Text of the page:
The cover of The Illustrated London News from the 26th of November, 1864.
The main story is about the reelection of US President Abraham Lincoln. Less than half a year later the President was assassinated.
Born in Moscow in 1796, Muravyov worked hard in what is now Poland, Lithuania, and Belarus to suppress nationalism by targeting religion and language. Catholic churches were torn down, and schools teaching in Polish and Lithuanian languages were closed. Russian teachers were brought in from elsewhere to take over the education system.
A Catholic church in Vilnius being torn down in 1877.
Additionally, the Roman alphabet was banned, and replaced with Cyrillic.
Similar policies were put in place by Russian officials in other regions – particularly Ukraine – and continued to be used by the Soviets.
Muravyov was recorded as saying: ‘What the Russian rifle did not succeed in doing, will be finished off by Russian schools.’
The team photographed in December of 1866.
The first Australian sporting team to ever tour internationally was a cricket team from the colony of Victoria.
Tom Wills in 1857
The team toured England between May and October in 1868. This newspaper article is from the 16th of May edition of The Sporting Life.
The funeral procession of US President Abraham Lincoln arrives in Albany, New York on the 25th of April, 1865.
Lincoln had been assassinated ten days earlier, and his body was taken by train to a number of locations in the United States to lay in state.
The train actually arrived in Albany at 10:55pm, and left the next day, following a public viewing. His final resting place was Springfield, Illinois.
As depicted by English-born artist William Strutt in 1864.
One of the worst bushfire disasters in recorded Australian history, the Black Thursday fires took place on the 6th of February, 1851, in the colony of Victoria.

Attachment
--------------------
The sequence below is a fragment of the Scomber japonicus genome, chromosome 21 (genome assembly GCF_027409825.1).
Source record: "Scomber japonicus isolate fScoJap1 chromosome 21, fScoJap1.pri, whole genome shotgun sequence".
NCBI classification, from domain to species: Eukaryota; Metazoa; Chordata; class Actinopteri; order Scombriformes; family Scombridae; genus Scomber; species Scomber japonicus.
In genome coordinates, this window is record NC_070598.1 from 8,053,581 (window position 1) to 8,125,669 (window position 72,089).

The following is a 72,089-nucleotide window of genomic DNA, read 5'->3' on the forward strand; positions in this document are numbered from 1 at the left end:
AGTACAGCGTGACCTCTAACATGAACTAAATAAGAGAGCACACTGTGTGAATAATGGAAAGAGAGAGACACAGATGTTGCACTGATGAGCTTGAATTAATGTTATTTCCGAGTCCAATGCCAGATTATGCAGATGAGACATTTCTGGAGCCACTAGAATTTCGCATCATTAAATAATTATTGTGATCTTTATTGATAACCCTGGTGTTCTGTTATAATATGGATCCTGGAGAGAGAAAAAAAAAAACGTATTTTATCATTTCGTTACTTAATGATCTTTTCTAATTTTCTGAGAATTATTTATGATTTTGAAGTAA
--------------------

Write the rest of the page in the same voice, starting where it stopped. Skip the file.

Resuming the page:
Severe drought in 1850 helped to create the conditions ideal for bushfires. An estimated maximum temperature of 47 °C and strong winds on the day of the disaster magnified the situation.
It is believed the fire started when two bullock drivers left burning logs unattended.
The disaster claimed the lives of twelve people and many animals, and caused significant damage to the countryside.
Today marks ninety years since the death of Thomas Hardy, famed English novelist of the Victorian era.
However, when Dorset-born Hardy first came to London, he was not making money as a writer.
One of his jobs was to clear graves to make way for the massive new St Pancras railway station, which opened in 1868.
Headstones were moved for the build, and stacked together. Today, there is a famous spot called the “Hardy Tree“, where – for the past 1.5 centuries – a tree has grown around them.
Mormon man Ira Eldredge is seen here with his three wives: Nancy Black Eldredge, Hannah Mariah Savage Eldredge, and Helvig Marie Andersen Eldredge. The photograph is dated the 2nd of January, 1864.